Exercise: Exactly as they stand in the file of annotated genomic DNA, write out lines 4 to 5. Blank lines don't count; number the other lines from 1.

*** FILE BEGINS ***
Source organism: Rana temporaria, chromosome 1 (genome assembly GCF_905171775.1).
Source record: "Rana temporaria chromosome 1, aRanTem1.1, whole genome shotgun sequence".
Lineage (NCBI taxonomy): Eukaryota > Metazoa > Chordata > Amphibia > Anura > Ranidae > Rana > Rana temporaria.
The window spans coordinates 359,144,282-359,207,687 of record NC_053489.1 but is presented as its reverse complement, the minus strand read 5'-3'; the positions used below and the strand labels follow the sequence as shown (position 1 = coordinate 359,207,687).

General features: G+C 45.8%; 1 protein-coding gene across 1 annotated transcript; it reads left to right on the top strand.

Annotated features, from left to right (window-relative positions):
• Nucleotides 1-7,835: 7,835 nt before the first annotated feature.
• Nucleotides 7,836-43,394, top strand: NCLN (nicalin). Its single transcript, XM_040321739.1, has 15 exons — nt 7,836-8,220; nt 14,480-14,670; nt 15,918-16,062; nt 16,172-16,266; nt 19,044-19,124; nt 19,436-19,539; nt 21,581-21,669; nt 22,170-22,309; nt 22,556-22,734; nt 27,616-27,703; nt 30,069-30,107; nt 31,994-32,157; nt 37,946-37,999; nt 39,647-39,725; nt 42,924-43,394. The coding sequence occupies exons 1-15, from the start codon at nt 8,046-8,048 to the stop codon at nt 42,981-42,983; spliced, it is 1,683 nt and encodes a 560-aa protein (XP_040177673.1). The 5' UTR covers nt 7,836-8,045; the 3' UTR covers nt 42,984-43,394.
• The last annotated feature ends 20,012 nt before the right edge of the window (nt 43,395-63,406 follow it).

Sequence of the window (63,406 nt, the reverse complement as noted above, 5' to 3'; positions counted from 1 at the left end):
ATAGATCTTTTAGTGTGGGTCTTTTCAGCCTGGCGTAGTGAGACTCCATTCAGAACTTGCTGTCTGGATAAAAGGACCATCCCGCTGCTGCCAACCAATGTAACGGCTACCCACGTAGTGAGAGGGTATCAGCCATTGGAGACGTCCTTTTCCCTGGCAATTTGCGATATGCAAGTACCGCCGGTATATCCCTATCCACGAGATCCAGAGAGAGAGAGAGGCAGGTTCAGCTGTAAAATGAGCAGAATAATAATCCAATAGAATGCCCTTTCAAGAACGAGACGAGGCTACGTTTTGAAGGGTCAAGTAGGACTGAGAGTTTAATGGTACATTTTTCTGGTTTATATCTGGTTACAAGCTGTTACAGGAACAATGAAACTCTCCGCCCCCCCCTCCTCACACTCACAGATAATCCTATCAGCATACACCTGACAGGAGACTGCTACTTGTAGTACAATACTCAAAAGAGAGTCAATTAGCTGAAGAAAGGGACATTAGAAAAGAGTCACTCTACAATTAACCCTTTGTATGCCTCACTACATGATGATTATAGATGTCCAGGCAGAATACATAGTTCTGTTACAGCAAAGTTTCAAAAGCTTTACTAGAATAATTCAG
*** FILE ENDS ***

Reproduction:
The window spans coordinates 359,144,282-359,207,687 of record NC_053489.1 but is presented as its reverse complement, the minus strand read 5'-3'; the positions used below and the strand labels follow the sequence as shown (position 1 = coordinate 359,207,687).

General features: G+C 45.8%; 1 protein-coding gene across 1 annotated transcript; it reads left to right on the top strand.